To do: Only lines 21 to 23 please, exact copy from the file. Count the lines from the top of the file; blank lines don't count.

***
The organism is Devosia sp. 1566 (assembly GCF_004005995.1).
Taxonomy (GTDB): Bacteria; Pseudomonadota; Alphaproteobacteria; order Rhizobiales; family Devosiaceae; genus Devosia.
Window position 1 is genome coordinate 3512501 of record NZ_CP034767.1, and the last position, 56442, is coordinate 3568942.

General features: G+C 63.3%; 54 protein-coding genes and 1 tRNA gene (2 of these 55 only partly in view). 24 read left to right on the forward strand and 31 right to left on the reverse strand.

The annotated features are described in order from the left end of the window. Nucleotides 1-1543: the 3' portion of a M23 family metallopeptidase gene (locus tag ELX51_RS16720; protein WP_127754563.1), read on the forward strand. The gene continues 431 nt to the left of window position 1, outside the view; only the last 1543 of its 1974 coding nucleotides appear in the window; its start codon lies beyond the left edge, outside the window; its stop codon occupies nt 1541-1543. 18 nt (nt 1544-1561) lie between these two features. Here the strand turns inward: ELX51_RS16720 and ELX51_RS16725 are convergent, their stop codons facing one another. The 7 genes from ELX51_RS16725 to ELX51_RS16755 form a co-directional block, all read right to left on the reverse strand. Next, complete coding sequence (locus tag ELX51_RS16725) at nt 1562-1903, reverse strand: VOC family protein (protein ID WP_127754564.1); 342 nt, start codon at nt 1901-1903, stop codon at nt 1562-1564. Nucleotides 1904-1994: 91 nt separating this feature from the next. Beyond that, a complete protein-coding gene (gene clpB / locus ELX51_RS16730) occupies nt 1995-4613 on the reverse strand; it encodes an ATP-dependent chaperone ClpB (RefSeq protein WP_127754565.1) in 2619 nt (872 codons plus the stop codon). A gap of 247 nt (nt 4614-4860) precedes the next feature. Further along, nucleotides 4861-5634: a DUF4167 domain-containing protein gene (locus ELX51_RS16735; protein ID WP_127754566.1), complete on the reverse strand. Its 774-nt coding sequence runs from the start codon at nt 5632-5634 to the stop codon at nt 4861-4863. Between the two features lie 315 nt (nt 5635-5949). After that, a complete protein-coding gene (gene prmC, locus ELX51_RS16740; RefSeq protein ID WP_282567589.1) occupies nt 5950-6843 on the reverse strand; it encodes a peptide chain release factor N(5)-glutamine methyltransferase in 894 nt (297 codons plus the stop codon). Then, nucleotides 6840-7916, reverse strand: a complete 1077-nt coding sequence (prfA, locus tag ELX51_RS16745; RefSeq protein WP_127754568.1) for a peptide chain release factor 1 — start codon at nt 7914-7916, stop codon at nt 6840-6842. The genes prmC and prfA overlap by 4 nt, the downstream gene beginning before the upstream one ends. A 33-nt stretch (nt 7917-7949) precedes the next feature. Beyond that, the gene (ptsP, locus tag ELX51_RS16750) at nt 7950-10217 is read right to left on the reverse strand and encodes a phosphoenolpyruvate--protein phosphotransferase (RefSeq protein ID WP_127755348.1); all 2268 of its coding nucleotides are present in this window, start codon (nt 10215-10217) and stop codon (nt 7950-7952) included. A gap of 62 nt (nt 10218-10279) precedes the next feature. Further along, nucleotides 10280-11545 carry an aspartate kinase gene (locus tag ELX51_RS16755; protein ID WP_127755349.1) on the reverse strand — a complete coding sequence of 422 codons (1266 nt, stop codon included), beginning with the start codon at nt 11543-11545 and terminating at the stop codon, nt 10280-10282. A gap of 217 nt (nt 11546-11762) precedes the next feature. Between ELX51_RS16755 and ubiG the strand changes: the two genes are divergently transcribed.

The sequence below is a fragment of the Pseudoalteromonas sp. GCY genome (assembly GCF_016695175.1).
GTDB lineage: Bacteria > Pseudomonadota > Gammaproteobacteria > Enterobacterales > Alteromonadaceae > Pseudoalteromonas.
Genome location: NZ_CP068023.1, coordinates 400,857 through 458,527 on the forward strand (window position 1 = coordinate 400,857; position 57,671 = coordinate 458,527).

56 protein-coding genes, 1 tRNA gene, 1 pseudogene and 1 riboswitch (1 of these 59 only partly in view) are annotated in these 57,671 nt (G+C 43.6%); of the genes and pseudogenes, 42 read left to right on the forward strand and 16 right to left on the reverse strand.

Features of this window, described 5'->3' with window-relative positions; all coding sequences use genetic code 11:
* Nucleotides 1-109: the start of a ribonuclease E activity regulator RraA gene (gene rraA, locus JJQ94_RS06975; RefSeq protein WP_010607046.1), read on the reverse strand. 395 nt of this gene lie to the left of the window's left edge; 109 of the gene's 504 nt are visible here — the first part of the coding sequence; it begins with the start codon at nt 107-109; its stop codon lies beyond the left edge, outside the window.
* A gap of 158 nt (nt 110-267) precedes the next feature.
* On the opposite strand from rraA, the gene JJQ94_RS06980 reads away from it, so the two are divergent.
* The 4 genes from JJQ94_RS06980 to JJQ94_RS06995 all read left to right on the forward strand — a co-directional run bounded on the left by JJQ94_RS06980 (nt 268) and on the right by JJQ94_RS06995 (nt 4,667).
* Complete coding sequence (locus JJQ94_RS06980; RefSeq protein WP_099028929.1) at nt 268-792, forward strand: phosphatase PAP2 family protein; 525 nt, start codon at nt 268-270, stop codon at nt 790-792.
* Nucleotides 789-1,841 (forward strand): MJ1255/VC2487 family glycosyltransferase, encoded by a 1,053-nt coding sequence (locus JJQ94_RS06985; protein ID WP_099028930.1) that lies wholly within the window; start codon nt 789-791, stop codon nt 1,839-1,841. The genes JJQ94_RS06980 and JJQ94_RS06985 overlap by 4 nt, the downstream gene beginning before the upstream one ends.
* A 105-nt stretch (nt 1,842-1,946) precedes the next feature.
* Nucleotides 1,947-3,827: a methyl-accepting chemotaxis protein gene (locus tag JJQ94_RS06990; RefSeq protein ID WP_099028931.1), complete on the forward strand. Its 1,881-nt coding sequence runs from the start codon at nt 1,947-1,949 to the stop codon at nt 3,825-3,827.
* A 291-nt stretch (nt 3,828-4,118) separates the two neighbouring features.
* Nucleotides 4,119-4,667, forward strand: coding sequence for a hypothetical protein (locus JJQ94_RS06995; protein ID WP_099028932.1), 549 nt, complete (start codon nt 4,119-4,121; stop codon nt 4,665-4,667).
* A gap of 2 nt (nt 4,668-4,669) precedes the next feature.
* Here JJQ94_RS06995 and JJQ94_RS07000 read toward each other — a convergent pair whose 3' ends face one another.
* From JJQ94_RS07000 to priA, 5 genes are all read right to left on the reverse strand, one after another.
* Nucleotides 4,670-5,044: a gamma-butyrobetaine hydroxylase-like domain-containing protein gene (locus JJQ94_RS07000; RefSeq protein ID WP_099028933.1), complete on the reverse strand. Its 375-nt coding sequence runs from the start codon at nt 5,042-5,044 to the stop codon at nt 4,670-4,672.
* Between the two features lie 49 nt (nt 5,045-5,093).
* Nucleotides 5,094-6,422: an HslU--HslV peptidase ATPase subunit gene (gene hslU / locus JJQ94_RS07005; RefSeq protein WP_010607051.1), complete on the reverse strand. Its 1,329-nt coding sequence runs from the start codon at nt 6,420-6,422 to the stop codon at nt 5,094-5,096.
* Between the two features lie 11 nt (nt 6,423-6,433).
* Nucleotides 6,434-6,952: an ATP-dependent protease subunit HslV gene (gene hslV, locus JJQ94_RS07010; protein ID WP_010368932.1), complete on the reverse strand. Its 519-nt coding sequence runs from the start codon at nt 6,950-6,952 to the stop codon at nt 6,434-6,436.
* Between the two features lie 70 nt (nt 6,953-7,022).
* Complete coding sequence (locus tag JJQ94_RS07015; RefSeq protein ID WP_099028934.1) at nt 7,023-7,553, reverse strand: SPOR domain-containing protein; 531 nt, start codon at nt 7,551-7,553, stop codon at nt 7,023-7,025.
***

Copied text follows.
* A gap of 2 nt (nt 4,668-4,669) precedes the next feature.
* Here JJQ94_RS06995 and JJQ94_RS07000 read toward each other — a convergent pair whose 3' ends face one another.
* From JJQ94_RS07000 to priA, 5 genes are all read right to left on the reverse strand, one after another.